February 2024

Marking Three Years of Military Rule in Myanmar

February 2024 marked three years since the Myanmar (Burma) military took power in a violent coup following democratic elections. To commemorate this sombre anniversary, the Quaker United Nations Office (QUNO) in New York, working in collaboration with the United States Institute of Peace (USIP), hosted a visit by two Myanmar experts. Z Nang Raw and Billy Ford spent two days at Quaker House providing private briefings to members of the UN community in New York. During frank conversations with diplomats, Nang Raw and Billy shared their analysis of nationwide efforts “to upend the poisonous political system created by the military and build something new and inclusive for the future”.

Diplomats from various UN missions, including members of the UN Security Council, welcomed this opportunity. Nang Raw and Billy emphasized the widespread public perception of the military’s authority as illegitimate. They noted that the military’s constant strategy of violence and displacement has produced a situation of profound instability. This observation resonated deeply with one Southeast Asian diplomat who stated, “Myanmar’s stability is essential to our stability, which makes this a major concern for us”. Furthermore, Nang Raw and Billy highlighted that the military’s territorial control has shrunk dramatically. At the same time, troop size has declined, with widespread casualties, defections, desertions, and surrenders.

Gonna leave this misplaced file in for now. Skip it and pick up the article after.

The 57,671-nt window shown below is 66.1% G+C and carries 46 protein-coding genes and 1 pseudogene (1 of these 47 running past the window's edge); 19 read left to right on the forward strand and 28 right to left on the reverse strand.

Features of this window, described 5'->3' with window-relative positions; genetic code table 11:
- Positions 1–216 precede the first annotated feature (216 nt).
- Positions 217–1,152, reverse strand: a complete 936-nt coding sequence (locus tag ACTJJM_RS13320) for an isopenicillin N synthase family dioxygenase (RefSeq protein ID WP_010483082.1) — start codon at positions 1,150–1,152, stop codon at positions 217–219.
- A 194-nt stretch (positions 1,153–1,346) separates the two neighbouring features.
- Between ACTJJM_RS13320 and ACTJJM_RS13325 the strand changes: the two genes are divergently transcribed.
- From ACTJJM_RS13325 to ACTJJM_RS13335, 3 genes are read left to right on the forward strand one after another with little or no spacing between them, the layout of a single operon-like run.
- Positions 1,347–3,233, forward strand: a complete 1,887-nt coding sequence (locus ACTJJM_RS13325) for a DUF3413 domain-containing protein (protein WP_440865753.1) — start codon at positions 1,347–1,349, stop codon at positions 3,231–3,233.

Looking towards the future, Nang Raw and Billy noted that the experience of the past three years has built new sources of solidarity, connection, and inclusion among the people of Myanmar, bridging historical divides. They described the mass movement opposing the military and its energetic leadership by doctors, teachers, women, and young people. Additionally, while various groups have been engaged in armed conflict against the military, a national civil disobedience movement and association of national strike committees continue to push for non-violent forms of resistance.

At the close of each meeting, diplomats expressed their profound thanks to Nang Raw and Billy for their work and willingness to spend time in New York to share their research and analysis. They noted that as the UN searches for ways to respond to the rapidly changing situation on the ground, accessing information and having the space for frank discussion is essential. 

As Myanmar moves into its fourth year under military rule, QUNO will continue to use Quaker House as a venue where members of the UN community can access new information and benefit from cutting-edge insights and analysis from our partners.

Photo Caption: QUNO Director, Sarah Clarke, discusses meeting schedule at Quaker House with Nang Raw (right) and Billy Ford (left).

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